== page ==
The Secret Life of Australia’s First Female Jockey

Wilhemena 'Bill' Smith is Australia's first female jockey - she rode as a man her whole career.

Wilhemena ‘Bill’ Smith is Australia’s first female jockey – she rode as a man her whole career.

 

History is full of impressive female sporting figures, their stories chaptered with tales of courage, sacrifice, strength and determination.  Many have gone to extreme lengths to pursue their dreams, their love, which is often the only thing they ever wanted to do. But few would do what a young Wilhemena Smith did in the early 1900s.

Wilhemena Smith will go down in history as Australia’s first female jockey, but it was an achievement for which she never received any acknowledgement. You see, Wilhemena’s whole life she raced as Bill Smith.

Painting of Wilhemena 'Bill' Smith in her old age. She lived her life a lie in order to pursue her dream.

Painting of Wilhemena ‘Bill’ Smith in her old age. She lived her life a lie in order to pursue her dream. 

Her gender was never known and only discovered in 1975 when she passed away.

It was her lifelong secret. Women weren’t allowed to be jockeys during her era and so determined to pursue her dream, she was prepared to live in hiding, as a recluse, in order to live her lie.

That’s how Bill Smith was born.

Born in 1886, ‘Bill’ raced in Far North Queensland throughout the twentieth century. There were suspicions of course, ‘Bill’ would arrive at the track with his silks already on under his garments and never changed in front of others. He also spoke softly and had feminine features. That may have given him the nickname of ‘Girlie’ but never gave him away.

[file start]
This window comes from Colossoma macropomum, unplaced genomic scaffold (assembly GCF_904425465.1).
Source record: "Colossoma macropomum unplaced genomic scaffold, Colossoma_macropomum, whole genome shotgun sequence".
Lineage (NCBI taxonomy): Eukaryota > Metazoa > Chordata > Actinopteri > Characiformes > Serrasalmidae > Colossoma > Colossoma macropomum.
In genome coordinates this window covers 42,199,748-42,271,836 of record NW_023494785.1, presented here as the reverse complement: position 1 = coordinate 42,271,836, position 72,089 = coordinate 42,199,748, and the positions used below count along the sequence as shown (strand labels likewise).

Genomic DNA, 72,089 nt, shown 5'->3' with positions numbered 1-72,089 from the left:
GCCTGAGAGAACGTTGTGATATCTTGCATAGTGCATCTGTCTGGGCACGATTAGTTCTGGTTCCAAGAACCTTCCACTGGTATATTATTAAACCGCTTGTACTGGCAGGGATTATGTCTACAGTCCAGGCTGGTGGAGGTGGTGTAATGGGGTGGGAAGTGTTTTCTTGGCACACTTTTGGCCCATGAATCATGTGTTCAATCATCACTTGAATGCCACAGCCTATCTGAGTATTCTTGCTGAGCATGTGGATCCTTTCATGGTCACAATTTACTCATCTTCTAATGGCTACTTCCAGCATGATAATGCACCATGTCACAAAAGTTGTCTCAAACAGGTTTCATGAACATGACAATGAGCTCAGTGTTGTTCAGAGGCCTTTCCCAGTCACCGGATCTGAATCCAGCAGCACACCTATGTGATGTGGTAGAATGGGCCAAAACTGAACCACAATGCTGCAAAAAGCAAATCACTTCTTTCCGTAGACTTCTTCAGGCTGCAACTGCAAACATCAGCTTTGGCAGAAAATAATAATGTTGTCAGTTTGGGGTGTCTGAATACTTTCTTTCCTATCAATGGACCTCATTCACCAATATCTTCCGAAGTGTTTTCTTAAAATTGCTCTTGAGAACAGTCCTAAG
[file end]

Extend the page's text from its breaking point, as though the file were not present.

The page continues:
Wilhemena never married, never had children and upon retirement still lived as a recluse.

Wilhemena was buried in an unmarked grave in 1975 but was honoured with a tombstone acknowledging her accomplishments as a jockey in 2005.

Wilhemena was buried in an unmarked grave in 1975 but was honoured with a headstone acknowledging her accomplishments as a jockey in 2005.

Even when Wilhemena passed away aged 88, women still weren’t allowed to ride as jockeys – it would be another four years in 1979 before the first licenses were awarded to female jockeys.

Wilhemena wasn’t a grandstander, she wasn’t looking for any acknowledgement or to achieve the title of a trailblazer, a pioneer, or even to be a role model to other girls with the same dream. Wilhemena simply wanted to ride.

Wilhemena is now all those things and remains Australia’s first female jockey.

 

 

 

 

Post Details

© 2016 document.write(y0); sportette :: all rights reserved